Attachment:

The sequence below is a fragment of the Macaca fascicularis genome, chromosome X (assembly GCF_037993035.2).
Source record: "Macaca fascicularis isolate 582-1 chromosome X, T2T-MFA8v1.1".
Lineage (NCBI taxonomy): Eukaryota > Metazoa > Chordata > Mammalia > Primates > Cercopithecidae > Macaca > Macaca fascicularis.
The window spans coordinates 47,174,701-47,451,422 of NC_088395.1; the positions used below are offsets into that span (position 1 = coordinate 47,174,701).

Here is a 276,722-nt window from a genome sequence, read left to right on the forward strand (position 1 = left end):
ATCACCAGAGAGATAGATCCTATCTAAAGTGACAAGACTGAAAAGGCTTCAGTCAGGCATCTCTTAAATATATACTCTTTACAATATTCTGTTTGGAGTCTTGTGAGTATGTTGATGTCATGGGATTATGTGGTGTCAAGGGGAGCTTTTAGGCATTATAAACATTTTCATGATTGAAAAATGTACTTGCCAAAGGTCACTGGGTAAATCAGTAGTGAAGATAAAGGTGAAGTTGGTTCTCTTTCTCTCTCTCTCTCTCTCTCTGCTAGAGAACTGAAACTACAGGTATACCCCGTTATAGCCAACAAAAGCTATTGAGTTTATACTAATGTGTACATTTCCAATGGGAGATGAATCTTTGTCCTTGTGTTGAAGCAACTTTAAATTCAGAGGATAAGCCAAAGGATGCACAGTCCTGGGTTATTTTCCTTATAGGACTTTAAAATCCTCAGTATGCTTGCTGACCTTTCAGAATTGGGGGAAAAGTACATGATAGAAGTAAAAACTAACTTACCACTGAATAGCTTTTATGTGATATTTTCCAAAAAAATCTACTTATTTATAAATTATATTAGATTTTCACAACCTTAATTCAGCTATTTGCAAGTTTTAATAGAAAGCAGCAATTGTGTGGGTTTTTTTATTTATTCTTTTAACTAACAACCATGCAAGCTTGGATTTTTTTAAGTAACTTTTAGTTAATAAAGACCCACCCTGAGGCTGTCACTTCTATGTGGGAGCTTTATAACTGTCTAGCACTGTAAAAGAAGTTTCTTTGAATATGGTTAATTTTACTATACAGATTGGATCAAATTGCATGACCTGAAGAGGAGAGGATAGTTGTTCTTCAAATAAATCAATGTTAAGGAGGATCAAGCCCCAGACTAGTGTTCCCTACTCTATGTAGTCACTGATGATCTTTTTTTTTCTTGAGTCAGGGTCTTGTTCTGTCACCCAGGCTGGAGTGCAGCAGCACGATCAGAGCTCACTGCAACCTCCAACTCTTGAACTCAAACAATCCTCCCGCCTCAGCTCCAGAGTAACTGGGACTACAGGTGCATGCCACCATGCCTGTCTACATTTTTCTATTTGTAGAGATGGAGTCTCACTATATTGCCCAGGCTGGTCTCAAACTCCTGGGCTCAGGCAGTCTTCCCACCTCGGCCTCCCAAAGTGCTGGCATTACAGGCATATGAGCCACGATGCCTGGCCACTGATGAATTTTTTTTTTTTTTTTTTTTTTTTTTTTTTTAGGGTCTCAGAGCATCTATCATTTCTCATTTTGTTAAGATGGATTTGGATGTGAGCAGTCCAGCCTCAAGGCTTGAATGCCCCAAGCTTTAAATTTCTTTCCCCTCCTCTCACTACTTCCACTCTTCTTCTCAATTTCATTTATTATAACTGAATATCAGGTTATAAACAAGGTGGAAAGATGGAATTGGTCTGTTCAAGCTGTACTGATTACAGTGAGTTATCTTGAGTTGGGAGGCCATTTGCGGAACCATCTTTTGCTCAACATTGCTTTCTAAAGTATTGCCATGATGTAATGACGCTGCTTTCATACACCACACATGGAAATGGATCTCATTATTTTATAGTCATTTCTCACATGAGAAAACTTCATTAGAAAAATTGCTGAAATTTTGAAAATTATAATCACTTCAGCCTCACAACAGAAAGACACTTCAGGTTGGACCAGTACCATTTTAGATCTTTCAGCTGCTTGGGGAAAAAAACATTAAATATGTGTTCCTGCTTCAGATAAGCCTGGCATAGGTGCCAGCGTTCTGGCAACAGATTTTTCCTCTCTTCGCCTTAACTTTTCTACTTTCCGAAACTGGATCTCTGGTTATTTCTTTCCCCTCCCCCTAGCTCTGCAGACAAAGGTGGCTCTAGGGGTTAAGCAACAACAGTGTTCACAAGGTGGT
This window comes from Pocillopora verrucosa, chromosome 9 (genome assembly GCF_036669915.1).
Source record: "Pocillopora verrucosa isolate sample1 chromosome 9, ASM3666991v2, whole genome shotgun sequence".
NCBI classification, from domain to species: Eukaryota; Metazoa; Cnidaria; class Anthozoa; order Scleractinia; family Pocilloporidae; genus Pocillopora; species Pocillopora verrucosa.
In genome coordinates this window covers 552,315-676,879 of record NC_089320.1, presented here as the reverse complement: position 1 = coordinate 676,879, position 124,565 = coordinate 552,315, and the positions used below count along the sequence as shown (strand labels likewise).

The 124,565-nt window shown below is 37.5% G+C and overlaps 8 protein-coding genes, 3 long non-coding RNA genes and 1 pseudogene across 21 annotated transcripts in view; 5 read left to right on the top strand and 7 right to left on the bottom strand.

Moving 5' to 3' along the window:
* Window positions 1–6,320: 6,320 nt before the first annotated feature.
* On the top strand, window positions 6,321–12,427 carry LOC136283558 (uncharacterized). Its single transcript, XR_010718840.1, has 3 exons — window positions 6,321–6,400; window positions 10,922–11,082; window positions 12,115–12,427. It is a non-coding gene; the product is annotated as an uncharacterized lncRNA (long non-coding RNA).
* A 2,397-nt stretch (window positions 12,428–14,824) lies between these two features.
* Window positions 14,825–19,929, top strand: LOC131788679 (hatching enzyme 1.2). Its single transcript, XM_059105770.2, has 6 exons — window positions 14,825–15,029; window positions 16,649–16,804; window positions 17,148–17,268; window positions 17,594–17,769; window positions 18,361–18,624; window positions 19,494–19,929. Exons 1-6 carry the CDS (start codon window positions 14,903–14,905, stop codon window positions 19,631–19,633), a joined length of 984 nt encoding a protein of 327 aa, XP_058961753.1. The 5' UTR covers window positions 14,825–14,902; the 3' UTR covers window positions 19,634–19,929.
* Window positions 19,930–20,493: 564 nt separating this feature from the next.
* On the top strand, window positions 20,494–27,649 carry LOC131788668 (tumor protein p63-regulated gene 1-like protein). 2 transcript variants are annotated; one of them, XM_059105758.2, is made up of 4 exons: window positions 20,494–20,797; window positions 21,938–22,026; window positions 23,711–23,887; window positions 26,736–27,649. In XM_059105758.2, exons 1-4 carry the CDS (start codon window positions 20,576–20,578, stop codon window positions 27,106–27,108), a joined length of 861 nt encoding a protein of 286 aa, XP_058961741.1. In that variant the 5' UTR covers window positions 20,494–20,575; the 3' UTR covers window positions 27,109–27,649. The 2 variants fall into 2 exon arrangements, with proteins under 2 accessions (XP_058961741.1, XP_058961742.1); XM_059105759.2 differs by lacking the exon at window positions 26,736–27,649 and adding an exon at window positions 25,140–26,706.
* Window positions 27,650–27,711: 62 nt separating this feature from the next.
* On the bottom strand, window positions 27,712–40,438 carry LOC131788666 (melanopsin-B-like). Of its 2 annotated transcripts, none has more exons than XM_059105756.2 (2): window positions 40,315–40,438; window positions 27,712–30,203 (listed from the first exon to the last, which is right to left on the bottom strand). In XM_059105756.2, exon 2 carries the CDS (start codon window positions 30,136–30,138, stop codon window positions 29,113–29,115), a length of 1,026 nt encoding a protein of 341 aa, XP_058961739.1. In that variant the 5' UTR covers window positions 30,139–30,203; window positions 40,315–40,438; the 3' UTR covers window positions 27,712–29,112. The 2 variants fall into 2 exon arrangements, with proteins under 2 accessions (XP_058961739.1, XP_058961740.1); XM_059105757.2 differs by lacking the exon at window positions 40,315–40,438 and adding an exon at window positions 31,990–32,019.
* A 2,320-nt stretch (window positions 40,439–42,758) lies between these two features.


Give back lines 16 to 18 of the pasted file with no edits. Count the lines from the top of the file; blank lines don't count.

* Window positions 14,825–19,929, top strand: LOC131788679 (hatching enzyme 1.2). Its single transcript, XM_059105770.2, has 6 exons — window positions 14,825–15,029; window positions 16,649–16,804; window positions 17,148–17,268; window positions 17,594–17,769; window positions 18,361–18,624; window positions 19,494–19,929. Exons 1-6 carry the CDS (start codon window positions 14,903–14,905, stop codon window positions 19,631–19,633), a joined length of 984 nt encoding a protein of 327 aa, XP_058961753.1. The 5' UTR covers window positions 14,825–14,902; the 3' UTR covers window positions 19,634–19,929.
* Window positions 19,930–20,493: 564 nt separating this feature from the next.
* On the top strand, window positions 20,494–27,649 carry LOC131788668 (tumor protein p63-regulated gene 1-like protein). 2 transcript variants are annotated; one of them, XM_059105758.2, is made up of 4 exons: window positions 20,494–20,797; window positions 21,938–22,026; window positions 23,711–23,887; window positions 26,736–27,649. In XM_059105758.2, exons 1-4 carry the CDS (start codon window positions 20,576–20,578, stop codon window positions 27,106–27,108), a joined length of 861 nt encoding a protein of 286 aa, XP_058961741.1. In that variant the 5' UTR covers window positions 20,494–20,575; the 3' UTR covers window positions 27,109–27,649. The 2 variants fall into 2 exon arrangements, with proteins under 2 accessions (XP_058961741.1, XP_058961742.1); XM_059105759.2 differs by lacking the exon at window positions 26,736–27,649 and adding an exon at window positions 25,140–26,706.